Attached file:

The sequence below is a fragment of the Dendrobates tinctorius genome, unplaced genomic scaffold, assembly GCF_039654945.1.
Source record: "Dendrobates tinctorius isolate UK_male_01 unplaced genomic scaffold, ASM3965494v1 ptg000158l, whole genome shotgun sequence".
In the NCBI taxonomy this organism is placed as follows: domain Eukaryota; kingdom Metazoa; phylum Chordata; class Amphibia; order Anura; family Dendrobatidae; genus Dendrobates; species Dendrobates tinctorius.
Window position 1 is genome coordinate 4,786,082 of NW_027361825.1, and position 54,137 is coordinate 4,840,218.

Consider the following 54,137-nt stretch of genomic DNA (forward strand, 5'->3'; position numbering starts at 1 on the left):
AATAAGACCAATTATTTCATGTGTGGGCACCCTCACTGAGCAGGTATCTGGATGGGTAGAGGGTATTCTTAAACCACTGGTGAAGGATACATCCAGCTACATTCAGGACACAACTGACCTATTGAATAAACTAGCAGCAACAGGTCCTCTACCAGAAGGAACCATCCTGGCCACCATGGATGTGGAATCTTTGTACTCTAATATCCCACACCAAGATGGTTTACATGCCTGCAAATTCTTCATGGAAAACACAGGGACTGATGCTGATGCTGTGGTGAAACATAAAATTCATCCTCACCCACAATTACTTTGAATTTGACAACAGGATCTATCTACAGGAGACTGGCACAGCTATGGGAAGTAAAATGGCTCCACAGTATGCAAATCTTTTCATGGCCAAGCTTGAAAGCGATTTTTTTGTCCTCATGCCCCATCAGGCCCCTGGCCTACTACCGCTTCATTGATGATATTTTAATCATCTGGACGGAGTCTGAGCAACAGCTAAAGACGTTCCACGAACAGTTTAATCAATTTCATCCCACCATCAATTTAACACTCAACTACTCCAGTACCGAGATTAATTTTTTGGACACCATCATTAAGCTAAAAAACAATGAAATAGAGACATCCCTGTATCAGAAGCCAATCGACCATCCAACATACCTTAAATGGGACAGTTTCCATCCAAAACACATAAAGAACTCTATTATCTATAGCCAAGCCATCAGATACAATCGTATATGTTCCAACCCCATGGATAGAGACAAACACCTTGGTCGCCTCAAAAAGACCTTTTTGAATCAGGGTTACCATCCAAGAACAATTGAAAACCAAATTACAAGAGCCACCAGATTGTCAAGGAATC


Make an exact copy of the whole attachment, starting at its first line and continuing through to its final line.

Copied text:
The sequence below is a fragment of the Dendrobates tinctorius genome, unplaced genomic scaffold, assembly GCF_039654945.1.
Source record: "Dendrobates tinctorius isolate UK_male_01 unplaced genomic scaffold, ASM3965494v1 ptg000158l, whole genome shotgun sequence".
In the NCBI taxonomy this organism is placed as follows: domain Eukaryota; kingdom Metazoa; phylum Chordata; class Amphibia; order Anura; family Dendrobatidae; genus Dendrobates; species Dendrobates tinctorius.
Window position 1 is genome coordinate 4,786,082 of NW_027361825.1, and position 54,137 is coordinate 4,840,218.

Consider the following 54,137-nt stretch of genomic DNA (forward strand, 5'->3'; position numbering starts at 1 on the left):
AATAAGACCAATTATTTCATGTGTGGGCACCCTCACTGAGCAGGTATCTGGATGGGTAGAGGGTATTCTTAAACCACTGGTGAAGGATACATCCAGCTACATTCAGGACACAACTGACCTATTGAATAAACTAGCAGCAACAGGTCCTCTACCAGAAGGAACCATCCTGGCCACCATGGATGTGGAATCTTTGTACTCTAATATCCCACACCAAGATGGTTTACATGCCTGCAAATTCTTCATGGAAAACACAGGGACTGATGCTGATGCTGTGGTGAAACATAAAATTCATCCTCACCCACAATTACTTTGAATTTGACAACAGGATCTATCTACAGGAGACTGGCACAGCTATGGGAAGTAAAATGGCTCCACAGTATGCAAATCTTTTCATGGCCAAGCTTGAAAGCGATTTTTTTGTCCTCATGCCCCATCAGGCCCCTGGCCTACTACCGCTTCATTGATGATATTTTAATCATCTGGACGGAGTCTGAGCAACAGCTAAAGACGTTCCACGAACAGTTTAATCAATTTCATCCCACCATCAATTTAACACTCAACTACTCCAGTACCGAGATTAATTTTTTGGACACCATCATTAAGCTAAAAAACAATGAAATAGAGACATCCCTGTATCAGAAGCCAATCGACCATCCAACATACCTTAAATGGGACAGTTTCCATCCAAAACACATAAAGAACTCTATTATCTATAGCCAAGCCATCAGATACAATCGTATATGTTCCAACCCCATGGATAGAGACAAACACCTTGGTCGCCTCAAAAAGACCTTTTTGAATCAGGGTTACCATCCAAGAACAATTGAAAACCAAATTACAAGAGCCACCAGATTGTCAAGGAATC